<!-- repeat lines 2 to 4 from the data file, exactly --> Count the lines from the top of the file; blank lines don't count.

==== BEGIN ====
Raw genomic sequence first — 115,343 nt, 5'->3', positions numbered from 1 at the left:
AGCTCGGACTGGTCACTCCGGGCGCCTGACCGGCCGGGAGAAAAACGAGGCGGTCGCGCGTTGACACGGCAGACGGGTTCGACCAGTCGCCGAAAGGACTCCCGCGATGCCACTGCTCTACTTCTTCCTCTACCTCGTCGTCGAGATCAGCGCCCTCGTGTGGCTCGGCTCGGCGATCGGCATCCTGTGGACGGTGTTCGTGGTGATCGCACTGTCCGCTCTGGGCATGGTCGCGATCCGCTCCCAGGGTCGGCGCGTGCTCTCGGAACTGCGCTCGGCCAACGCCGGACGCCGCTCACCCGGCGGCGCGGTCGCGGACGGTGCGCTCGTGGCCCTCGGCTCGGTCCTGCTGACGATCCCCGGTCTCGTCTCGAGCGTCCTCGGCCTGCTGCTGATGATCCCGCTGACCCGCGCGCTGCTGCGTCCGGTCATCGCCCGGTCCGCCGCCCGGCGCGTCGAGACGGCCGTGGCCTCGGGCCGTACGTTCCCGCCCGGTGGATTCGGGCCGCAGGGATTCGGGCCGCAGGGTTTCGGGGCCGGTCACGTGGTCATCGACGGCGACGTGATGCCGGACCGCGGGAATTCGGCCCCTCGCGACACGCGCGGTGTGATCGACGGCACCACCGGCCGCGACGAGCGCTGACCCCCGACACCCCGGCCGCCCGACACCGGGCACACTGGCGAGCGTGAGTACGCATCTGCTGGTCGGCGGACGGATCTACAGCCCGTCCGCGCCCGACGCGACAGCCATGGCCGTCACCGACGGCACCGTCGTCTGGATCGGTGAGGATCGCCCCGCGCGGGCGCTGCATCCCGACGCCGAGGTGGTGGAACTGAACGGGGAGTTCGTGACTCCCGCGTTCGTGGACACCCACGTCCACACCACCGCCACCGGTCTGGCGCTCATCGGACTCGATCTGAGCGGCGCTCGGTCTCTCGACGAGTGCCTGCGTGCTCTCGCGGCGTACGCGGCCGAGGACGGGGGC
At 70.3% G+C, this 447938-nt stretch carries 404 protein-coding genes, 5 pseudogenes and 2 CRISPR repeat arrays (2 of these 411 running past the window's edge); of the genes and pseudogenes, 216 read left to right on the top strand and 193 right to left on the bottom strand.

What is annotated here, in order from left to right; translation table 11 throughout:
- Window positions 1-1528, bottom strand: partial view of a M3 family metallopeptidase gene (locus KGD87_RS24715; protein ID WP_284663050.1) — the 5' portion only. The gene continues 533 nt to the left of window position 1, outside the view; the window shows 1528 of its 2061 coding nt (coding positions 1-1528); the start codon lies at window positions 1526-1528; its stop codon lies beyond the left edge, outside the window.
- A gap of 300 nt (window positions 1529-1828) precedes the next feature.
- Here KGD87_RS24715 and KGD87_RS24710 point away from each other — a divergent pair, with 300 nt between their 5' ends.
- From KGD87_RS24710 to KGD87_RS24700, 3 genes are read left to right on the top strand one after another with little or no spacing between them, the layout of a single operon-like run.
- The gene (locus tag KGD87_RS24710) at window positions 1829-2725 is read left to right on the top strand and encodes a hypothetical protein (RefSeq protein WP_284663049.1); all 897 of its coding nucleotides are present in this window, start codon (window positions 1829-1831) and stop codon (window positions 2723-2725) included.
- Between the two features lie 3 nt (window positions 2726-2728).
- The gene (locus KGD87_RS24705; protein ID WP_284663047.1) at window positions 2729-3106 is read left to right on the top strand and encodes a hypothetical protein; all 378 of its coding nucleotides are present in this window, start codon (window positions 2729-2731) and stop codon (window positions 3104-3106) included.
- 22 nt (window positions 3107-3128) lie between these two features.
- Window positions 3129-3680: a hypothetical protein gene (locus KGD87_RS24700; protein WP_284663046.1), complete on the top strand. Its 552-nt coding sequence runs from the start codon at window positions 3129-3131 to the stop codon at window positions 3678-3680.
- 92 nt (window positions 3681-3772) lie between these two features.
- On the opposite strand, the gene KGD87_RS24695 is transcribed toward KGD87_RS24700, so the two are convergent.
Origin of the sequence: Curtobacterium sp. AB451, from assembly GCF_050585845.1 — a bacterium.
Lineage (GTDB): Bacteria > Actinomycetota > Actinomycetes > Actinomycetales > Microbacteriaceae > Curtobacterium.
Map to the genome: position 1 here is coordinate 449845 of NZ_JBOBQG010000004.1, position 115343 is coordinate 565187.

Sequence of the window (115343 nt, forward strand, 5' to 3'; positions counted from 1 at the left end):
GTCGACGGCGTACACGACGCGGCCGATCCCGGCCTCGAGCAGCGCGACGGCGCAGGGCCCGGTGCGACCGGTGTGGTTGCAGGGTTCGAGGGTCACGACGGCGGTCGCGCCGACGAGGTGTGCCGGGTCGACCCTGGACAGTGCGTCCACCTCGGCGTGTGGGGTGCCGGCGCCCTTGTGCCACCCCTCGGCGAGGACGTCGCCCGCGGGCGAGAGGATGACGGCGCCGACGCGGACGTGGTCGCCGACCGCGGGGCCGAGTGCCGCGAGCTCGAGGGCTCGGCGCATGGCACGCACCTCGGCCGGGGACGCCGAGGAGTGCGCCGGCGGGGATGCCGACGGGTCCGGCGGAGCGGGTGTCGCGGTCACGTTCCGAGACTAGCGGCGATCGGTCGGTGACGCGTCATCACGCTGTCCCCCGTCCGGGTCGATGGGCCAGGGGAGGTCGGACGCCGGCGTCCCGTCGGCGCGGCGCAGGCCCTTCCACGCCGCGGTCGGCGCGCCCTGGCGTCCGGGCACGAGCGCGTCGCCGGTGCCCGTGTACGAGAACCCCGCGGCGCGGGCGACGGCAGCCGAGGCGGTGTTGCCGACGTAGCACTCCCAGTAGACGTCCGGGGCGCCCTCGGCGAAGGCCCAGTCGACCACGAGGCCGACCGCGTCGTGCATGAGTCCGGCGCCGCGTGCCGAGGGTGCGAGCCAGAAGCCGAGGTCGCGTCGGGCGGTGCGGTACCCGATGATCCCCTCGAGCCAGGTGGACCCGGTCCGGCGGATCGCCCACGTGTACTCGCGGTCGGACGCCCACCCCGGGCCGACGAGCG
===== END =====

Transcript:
AGCTCGGACTGGTCACTCCGGGCGCCTGACCGGCCGGGAGAAAAACGAGGCGGTCGCGCGTTGACACGGCAGACGGGTTCGACCAGTCGCCGAAAGGACTCCCGCGATGCCACTGCTCTACTTCTTCCTCTACCTCGTCGTCGAGATCAGCGCCCTCGTGTGGCTCGGCTCGGCGATCGGCATCCTGTGGACGGTGTTCGTGGTGATCGCACTGTCCGCTCTGGGCATGGTCGCGATCCGCTCCCAGGGTCGGCGCGTGCTCTCGGAACTGCGCTCGGCCAACGCCGGACGCCGCTCACCCGGCGGCGCGGTCGCGGACGGTGCGCTCGTGGCCCTCGGCTCGGTCCTGCTGACGATCCCCGGTCTCGTCTCGAGCGTCCTCGGCCTGCTGCTGATGATCCCGCTGACCCGCGCGCTGCTGCGTCCGGTCATCGCCCGGTCCGCCGCCCGGCGCGTCGAGACGGCCGTGGCCTCGGGCCGTACGTTCCCGCCCGGTGGATTCGGGCCGCAGGGATTCGGGCCGCAGGGTTTCGGGGCCGGTCACGTGGTCATCGACGGCGACGTGATGCCGGACCGCGGGAATTCGGCCCCTCGCGACACGCGCGGTGTGATCGACGGCACCACCGGCCGCGACGAGCGCTGACCCCCGACACCCCGGCCGCCCGACACCGGGCACACTGGCGAGCGTGAGTACGCATCTGCTGGTCGGCGGACGGATCTACAGCCCGTCCGCGCCCGACGCGACAGCCATGGCCGTCACCGACGGCACCGTCGTCTGGATCGGTGAGGATCGCCCCGCGCGGGCGCTGCATCCCGACGCCGAGGTGGTGGAACTGAACGGGGAGTTCGTGACTCCCGCGTTCGTGGACACCCACGTCCACACCACCGCCACCGGTCTGGCGCTCATCGGACTCGATCTGAGCGGCGCTCGGTCTCTCGACGAGTGCCTGCGTGCTCTCGCGGCGTACGCGGCCGAGGACGGGGGC
At 70.3% G+C, this 447938-nt stretch carries 404 protein-coding genes, 5 pseudogenes and 2 CRISPR repeat arrays (2 of these 411 running past the window's edge); of the genes and pseudogenes, 216 read left to right on the top strand and 193 right to left on the bottom strand.

What is annotated here, in order from left to right; translation table 11 throughout: